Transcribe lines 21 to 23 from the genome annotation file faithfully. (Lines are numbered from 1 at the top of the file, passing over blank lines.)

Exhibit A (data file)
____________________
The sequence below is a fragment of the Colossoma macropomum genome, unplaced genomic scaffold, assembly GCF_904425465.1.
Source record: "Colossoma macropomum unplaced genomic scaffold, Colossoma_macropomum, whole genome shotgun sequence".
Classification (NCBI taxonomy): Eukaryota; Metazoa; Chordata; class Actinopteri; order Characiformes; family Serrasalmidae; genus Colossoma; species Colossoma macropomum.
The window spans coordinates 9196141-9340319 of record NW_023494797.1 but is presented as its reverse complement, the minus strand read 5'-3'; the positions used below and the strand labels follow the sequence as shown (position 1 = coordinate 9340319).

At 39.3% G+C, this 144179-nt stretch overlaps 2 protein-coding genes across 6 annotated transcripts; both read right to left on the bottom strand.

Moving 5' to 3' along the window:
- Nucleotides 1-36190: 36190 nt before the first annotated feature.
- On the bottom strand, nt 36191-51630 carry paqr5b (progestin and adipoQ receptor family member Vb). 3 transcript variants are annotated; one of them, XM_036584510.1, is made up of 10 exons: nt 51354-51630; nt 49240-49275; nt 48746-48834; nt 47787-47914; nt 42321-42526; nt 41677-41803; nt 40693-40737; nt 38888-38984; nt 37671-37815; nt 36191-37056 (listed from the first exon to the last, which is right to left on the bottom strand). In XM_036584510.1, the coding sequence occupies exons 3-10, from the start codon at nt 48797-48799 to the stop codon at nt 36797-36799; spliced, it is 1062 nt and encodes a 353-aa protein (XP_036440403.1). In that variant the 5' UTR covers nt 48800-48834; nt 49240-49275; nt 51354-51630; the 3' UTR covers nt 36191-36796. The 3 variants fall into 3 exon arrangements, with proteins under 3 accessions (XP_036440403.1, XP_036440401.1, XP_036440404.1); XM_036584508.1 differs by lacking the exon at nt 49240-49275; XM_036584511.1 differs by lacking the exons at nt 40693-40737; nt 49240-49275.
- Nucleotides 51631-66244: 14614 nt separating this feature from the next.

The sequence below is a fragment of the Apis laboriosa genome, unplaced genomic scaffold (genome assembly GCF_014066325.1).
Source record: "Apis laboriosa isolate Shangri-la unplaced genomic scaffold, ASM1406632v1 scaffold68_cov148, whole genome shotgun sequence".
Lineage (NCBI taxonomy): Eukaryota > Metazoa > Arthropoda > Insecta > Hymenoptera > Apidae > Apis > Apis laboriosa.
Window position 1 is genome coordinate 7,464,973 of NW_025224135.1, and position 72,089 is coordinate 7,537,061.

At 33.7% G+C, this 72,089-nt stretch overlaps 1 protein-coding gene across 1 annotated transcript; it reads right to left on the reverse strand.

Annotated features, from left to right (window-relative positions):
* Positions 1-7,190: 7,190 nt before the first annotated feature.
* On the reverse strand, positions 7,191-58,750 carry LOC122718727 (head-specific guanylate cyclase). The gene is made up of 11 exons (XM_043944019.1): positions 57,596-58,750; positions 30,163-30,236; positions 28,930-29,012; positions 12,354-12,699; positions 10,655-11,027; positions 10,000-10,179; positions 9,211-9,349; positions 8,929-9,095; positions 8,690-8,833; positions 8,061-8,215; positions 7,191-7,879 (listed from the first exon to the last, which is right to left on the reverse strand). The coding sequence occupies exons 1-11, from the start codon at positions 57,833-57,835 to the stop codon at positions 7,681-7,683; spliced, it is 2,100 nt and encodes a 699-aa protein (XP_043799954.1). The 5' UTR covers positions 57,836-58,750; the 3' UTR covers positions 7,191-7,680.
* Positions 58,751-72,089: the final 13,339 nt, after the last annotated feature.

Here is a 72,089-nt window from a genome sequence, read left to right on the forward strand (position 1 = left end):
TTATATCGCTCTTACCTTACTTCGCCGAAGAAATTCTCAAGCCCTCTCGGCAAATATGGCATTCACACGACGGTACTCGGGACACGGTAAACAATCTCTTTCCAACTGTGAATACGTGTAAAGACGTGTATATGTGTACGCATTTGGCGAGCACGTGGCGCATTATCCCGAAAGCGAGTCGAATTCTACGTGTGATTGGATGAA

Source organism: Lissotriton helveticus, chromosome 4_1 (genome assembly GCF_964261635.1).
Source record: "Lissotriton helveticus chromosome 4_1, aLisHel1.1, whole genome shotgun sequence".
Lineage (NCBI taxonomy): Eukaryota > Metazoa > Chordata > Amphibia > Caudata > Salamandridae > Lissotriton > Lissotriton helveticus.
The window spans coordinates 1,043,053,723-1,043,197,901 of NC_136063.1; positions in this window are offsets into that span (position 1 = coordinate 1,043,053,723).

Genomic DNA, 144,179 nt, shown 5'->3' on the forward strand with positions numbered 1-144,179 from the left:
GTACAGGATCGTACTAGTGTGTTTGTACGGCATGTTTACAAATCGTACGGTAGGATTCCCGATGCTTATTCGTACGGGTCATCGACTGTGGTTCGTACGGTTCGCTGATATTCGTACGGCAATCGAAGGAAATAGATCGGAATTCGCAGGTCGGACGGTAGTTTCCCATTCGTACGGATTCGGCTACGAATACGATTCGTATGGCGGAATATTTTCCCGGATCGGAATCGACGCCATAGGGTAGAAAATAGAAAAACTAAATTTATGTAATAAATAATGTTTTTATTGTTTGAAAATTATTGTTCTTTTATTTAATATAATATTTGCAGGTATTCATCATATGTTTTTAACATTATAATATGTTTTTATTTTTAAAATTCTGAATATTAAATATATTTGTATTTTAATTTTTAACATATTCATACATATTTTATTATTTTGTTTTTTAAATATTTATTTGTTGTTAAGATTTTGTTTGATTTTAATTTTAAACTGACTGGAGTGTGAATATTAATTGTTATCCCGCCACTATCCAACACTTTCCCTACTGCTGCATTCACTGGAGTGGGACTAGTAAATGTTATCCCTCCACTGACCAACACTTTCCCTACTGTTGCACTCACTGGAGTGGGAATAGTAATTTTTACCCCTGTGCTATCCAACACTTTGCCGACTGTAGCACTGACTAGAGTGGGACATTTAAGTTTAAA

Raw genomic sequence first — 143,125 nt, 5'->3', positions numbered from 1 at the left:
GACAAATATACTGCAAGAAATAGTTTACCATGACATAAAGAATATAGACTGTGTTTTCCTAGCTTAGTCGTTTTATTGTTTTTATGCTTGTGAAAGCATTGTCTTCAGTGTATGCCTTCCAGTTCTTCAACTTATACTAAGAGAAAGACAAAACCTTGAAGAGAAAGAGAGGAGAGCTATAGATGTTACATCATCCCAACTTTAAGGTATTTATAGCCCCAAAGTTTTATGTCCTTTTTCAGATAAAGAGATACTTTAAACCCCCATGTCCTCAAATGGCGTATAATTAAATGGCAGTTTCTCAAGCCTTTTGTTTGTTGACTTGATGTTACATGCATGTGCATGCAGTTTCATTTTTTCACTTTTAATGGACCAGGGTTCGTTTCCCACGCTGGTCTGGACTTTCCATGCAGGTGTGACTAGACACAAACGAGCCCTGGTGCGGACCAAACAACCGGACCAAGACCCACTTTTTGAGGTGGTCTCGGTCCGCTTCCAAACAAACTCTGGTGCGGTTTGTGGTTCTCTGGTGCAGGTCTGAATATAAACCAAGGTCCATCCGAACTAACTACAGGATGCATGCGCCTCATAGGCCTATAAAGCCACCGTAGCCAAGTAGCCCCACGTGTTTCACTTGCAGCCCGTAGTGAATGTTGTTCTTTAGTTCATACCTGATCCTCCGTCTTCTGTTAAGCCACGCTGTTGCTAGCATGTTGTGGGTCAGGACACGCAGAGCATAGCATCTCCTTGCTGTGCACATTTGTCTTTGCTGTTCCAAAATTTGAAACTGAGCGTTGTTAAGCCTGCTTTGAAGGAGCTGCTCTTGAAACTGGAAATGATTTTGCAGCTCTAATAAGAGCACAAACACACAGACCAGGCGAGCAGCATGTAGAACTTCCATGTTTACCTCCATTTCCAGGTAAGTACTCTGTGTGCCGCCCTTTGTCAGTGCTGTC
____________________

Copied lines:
Source organism: Lissotriton helveticus, chromosome 4_1 (genome assembly GCF_964261635.1).
Source record: "Lissotriton helveticus chromosome 4_1, aLisHel1.1, whole genome shotgun sequence".
Lineage (NCBI taxonomy): Eukaryota > Metazoa > Chordata > Amphibia > Caudata > Salamandridae > Lissotriton > Lissotriton helveticus.